Friday, January 13

The Smell of Chocolate Croissants

HER SON had told her explicitly on the telephone that she was to go into a home. Rather than argue, she hung up and sat down on her sofa in silence, without the radio playing, and looked at the shape of her window.
There was space in her son’s house for her to live but she knew that his wife, Tabitha, did not really like her. She had never really liked her.
So, it was to be a residential home for Sally from now on, once the flat was sold.
The window had its blind pulled down halfway and let in a portion of daylight from outside. Without the radio playing, Sally felt more lonesome, as if the radio were another person in the room who loved chatter and never ran out of things to say. Sally kept it tuned to a classical station.
Perhaps I should have invited them over more often, she thought. Perhaps, then, Tabitha will have grown to like me. There is always tension between a mother and her daughter-in-law—and I was a part of that, too, some years ago—but I am sure we could have worked some things out and at least been civil with each other.
She stroked the pronounced veins on the backs of her hands.
Truthfully, though—Tabitha’s hostility aside—she enjoyed it very much whenever her son and his family came to visit. At that point an old lady is so tired with her children and with life that only a grandchild brings her any joy. Her joy was Henry, her grandson. He was eleven-and-three-quarters and he was the apple of her eye. In Henry she saw her husband, petrified by life and swallowing it in gulps like foul-tasting medicine. She suspected that Henry was bullied at his secondary school and she wished she could do something about it but she couldn’t.
Whenever Henry visited she made his favourite: chocolate croissants. He could not get enough of her chocolate croissants.
“Mum, don’t keep giving him those. He’ll get fatter.”
Tabitha nodded her head.
Henry sat there, a plate on his lap to catch the crumbs, and a look of adolescent embarrassment across his face. His eyes would swell.
The entire flat smelled of chocolate croissants.
“What do you mean ‘fatter’? He isn’t fat . . . You’re not fat, sugarplum.” she said, addressing Henry who smiled at her. “Besides I never put much butter in them.” She lied. It was the butter that really gave them flavour. She had perfected the recipe. She had perfected the recipe for Henry.
She stood up and made to raise the blinds but thought that it would be getting dark soon anyway. She switched the radio back on. It sounded like Rachmaninov.
When he finished the croissant he glanced at her and she read his mind—“Have another one, darling.” He gleefully stood up and rushed back to the kitchen where the smell of chocolate croissants was strongest. Upon his return, he tucked back into the second without wasting a moment. He almost took his fingers off. Noticing the silence from his parents on the other sofa, he pointed at Sally’s white windowsill—
“How comes they don’t smell, Nan?” he was pointing at her taxidermies; a kingfisher, and a pair of squirrels.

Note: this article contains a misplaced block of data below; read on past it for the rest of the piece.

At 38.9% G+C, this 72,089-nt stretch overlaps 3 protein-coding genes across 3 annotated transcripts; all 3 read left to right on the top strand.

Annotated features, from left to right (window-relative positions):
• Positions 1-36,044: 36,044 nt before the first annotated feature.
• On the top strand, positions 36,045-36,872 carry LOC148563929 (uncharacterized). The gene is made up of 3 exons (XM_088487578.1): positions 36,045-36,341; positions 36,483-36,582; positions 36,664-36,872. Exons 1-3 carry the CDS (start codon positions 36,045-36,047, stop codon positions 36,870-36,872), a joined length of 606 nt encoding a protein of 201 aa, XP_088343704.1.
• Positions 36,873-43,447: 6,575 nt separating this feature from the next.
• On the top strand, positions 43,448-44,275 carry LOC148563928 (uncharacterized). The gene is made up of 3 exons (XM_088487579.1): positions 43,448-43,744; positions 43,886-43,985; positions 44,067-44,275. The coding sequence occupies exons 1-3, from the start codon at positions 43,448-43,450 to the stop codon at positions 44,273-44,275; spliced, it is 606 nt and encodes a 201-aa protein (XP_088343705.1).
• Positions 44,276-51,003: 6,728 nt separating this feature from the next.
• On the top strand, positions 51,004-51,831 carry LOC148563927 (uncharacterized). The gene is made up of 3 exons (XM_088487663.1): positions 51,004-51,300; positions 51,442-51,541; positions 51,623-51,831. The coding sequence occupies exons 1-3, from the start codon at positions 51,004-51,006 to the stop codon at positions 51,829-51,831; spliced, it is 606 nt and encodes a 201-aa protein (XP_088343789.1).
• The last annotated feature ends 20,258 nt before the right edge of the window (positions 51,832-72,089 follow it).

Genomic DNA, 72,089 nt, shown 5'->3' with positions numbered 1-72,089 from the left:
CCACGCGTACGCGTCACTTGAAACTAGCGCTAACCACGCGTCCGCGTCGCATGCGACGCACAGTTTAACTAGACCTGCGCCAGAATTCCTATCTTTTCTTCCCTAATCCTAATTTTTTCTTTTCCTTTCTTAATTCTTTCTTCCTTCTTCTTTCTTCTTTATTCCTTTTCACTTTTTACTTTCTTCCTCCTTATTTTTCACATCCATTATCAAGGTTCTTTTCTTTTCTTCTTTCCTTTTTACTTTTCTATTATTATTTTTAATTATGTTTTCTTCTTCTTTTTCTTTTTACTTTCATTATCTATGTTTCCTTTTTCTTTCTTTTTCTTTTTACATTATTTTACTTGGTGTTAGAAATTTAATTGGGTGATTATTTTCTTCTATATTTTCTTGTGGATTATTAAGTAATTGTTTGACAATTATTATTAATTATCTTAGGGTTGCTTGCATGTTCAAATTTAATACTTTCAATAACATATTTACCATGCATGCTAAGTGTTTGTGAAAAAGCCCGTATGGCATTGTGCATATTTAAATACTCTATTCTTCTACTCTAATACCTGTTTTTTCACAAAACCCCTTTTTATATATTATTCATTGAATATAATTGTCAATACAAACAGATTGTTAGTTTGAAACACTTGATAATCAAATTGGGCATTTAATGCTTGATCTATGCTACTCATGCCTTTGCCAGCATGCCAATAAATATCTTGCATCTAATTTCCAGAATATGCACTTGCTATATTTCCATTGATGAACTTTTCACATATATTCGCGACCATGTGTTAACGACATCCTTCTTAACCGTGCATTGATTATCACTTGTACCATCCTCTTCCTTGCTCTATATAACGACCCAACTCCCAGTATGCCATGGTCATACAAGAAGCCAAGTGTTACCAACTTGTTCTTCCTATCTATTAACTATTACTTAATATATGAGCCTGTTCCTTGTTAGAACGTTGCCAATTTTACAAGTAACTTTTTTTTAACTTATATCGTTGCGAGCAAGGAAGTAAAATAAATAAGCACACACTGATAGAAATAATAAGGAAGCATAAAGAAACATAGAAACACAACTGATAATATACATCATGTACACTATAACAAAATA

“I don’t know, darling. I suppose it is because they are stuffed and there is nothing to make the smell. They’re just skin and fur now—and stuffing, I suppose.”
“They’re cool.”
“Yes. They are ‘cool’.” She obtained a certain joy in hearing the word ‘cool’ from Henry, as if he had told her a secret.
“I like the way they’re both sat on logs.”
“Yes, I like the logs, too.”
That was their last visit. The flat hadn’t smelled of chocolate croissants since. The smell was associated with Henry and Henry was associated with the smell. Neither came before the other. Both were wound together, inseparable, innocent and sweet.
She turned the radio up.
In the midst of a thought, she stroked the glittering feathers of the stuffed kingfisher and looked out of the window where she could see the sea. The feathers were soft. The sea sparkled beneath the blind. The feathers felt soft. Slowly, stroke-by-stroke, she remembered where she was and moved to the kitchen.
The estate agent would be here in a half-an-hour. There was time to make half-a-dozen chocolate croissants.
She moved very quickly, so quickly that she almost fell over while reaching for the dark chocolate. Dark chocolate, she opined, was the best sort of chocolate and the best to use for chocolate croissants.
There would be the smell. The estate agent would be here in half-an-hour.
The croissants were baking and Sally was doing the washing up when the estate agent knocked very firmly in a sharp rhythm—as if the knock were a copyrighted motif—on the door of the flat. Sally raised her soap-sudded hand and said—“Just one second.” She dried her hands roughly on the towel that hung on the cupboard door beneath the sink and went to let them in.
Two women stood there, one considerably younger than the other and dressed in an expensive jacket with a matching skirt. Behind was the possible future owner, the lady who would walk these carpets as Sally had. The old woman had longer hair that was grey and bore the lines of a comb. They both smiled. Sally did not.
“Hello, Mrs Finn. We’ve come to look around. I spoke to your son.”
“Do come in.”
The old lady nodded hello, raised her hand from the clutch that she strangled around her handbag strap and shook Sally’s hand very lightly.